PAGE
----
Indian Journal of Orthopaedics

CASE REPORT
Year
: 2002  |  Volume : 36  |  Issue : 4  |  Page : 253--255

Tumoral Calcinosis - A case report


SMD Mujeeb, JK Jain, R Goldsmith, SS Gill 
 Department of Orthopaedic Surgery, Post graduate Institute of Medical Education and Research, Chandigarh, India

Correspondence Address:
SMD Mujeeb
Department of Orthopaedic Surgery, Post graduate Institute of Medical Education and Research, Chandigarh
India




How to cite this article:
Mujeeb S, Jain J K, Goldsmith R, Gill S S. Tumoral Calcinosis - A case report.Indian J Orthop 2002;36:253-255


How to cite this URL:
Mujeeb S, Jain J K, Goldsmith R, Gill S S. Tumoral Calcinosis - A case report. Indian J Orthop [serial online] 2002 [cited 2019 Jun 20 ];36:253-255
Available from: http://www.ijoonline.com/text.asp?2002/36/4/253/35945


Full Text

 Introduction



Tumoral calcinosis is a rare condition, characterized by localized massive accumulation of calcium phosphate, pyrophosphate and/or calcium carbonate in periarticular region in the absence of widespread vascular and visceral calcification. [1],[2],[3] Unfortunately, its etiopathology is poorly understood. It may be because of inborn error of phosphorus metabolism [1],[2] or recurrent soft tissue micro trauma in genetically predisposed individuals. [1],[4],[5] It is also seen in patients with hyperphosphatemia of chronic renal failure or of prolonged hemodialysis. [4],[5]

Very few cases have been reported in the Indian literature. [6],[7],[8],[9] Most cases have been reported from African countries. [5] However, there is no report of comprehensive clinical pathological and radiological picture of this disease in a single patient. We are here presenting a case with its complete clinical, radiological, pathological parameters and successful management.

 Case report



A 17 year old boy presented with complaints of multiple swellings, intermittent low grade fever with loss of appetite and weight. Five year ago the first swelling appeared in the region of right buttock, followed by similar swellings over the left scapula and right elbow. He was treated by a local doctor by incision and drainage of the swellings at multiple times and antitubercular drugs for one year. However, patient did not respond, rather he developed discharging sinuses on the right elbow and left shoulder.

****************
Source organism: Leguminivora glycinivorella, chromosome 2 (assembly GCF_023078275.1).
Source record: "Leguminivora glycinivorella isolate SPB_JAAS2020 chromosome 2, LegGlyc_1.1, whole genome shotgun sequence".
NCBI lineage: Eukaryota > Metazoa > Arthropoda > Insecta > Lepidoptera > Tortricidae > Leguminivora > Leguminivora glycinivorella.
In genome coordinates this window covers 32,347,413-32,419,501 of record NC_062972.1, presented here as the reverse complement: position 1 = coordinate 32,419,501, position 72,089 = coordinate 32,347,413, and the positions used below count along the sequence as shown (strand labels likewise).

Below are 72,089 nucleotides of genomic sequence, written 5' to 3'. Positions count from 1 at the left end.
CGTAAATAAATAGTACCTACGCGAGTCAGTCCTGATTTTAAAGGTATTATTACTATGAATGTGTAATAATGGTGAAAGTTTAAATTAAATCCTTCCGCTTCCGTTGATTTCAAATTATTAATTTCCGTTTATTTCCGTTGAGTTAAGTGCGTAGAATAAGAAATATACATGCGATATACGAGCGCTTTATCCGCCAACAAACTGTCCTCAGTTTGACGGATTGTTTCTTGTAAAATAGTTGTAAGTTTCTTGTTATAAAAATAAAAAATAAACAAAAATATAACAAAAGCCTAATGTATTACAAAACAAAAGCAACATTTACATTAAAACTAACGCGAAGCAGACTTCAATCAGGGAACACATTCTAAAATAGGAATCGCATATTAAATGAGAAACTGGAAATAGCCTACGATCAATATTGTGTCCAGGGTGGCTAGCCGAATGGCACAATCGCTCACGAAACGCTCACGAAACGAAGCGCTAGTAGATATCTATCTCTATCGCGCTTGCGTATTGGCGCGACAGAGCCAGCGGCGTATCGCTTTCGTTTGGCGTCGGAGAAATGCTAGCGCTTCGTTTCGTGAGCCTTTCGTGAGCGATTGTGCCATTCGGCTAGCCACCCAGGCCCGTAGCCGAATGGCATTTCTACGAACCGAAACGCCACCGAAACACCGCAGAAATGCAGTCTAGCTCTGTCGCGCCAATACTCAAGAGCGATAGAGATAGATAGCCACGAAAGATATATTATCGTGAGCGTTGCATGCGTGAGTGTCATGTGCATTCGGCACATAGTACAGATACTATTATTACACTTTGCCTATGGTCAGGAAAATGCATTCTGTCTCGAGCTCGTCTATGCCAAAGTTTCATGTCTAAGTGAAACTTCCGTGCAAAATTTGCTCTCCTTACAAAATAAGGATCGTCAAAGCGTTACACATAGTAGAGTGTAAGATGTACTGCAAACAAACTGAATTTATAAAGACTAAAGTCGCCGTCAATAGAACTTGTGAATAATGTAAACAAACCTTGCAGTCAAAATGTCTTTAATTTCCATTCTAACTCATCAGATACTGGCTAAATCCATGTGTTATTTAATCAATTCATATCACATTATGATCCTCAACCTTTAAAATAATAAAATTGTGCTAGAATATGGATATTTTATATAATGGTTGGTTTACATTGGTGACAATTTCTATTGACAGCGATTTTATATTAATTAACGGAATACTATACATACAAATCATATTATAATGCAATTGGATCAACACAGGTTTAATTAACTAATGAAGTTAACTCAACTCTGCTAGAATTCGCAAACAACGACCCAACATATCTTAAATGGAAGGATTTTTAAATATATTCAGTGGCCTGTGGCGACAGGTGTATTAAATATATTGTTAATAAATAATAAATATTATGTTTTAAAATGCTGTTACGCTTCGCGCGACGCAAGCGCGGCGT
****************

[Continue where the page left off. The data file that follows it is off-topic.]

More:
At the time of presentation, patient was having swellings around the right elbow, left scapula, left axilla and left gluteal region with a size of 3 x 4 cm, 18 x 10cm, 8 x 6cm and 15 x 14 cm respectively. Discharging sinus was present over the right elbow and left axilla [Figure 1(a)]. All swellings were mildly tender, fluctuating masses with normal overlying skin and diffuse margins. Additionally dental caries was seen in two teeth.

Serum biochemistry including renal function test was within normal limits except persistent mild hyperphosphatemia (6.2 to 8.6 mg/dl). Serum parathyroid levels were low - - 5 ng/ml (normal 12-72 ng/ml). Casoni test was negative. FNAC of lymph node showed hyperplasia and was negative for AFB. Skin biopsy showed features of calcinosis. Large heterogenous soft tissue shadow with patchy calcification was seen in the radiograph of elbow and gluteal region [Figure 1(b)]. CT scan of scapular region and chest showed hypodense area with calcified margin in the trapezius and dense calcification involving the serratus anterior and subscapulris muscles on the left side. Ultrasonography of left buttock showed large multiple cysts of varying sizes with well defined wall. Underlying bones were not involved.Patient was put on antacid containing aluminium hydroxide 610 mg/10ml thrice a day and tablet acetazolamide 250 mg twice a day with low calcium and phosphate diet with daily antiseptic dressings. phosphate diet with daily antiseptic dressings. Subsequently about 300 ml to 500 ml viscous fluid was aspirated 5 times from the left gluteal swelling. Patient serum phosphate level decreased but lesions did not show any improvement so surgery was performed. Whole mass from the gluteal region and bursa around the elbow joints was excised with 150 ml of thick yellow fluid. Culture of the fluid was sterile on every occasion. Aspirated fluid consisted of calcium (26 mg/dl), phosphate (17.8 mg/dl) with protein (5.3 g/dl) on biochemical analysis and less than 200 cells/cc on microscopic examination. Patient had reoperation for recurrence of gluteal swelling. After one month patient was subsequently discharged from the hospital with syrup aluminium hydroxide 10 ml thrice a day and one tablet acetazolamide twice a day.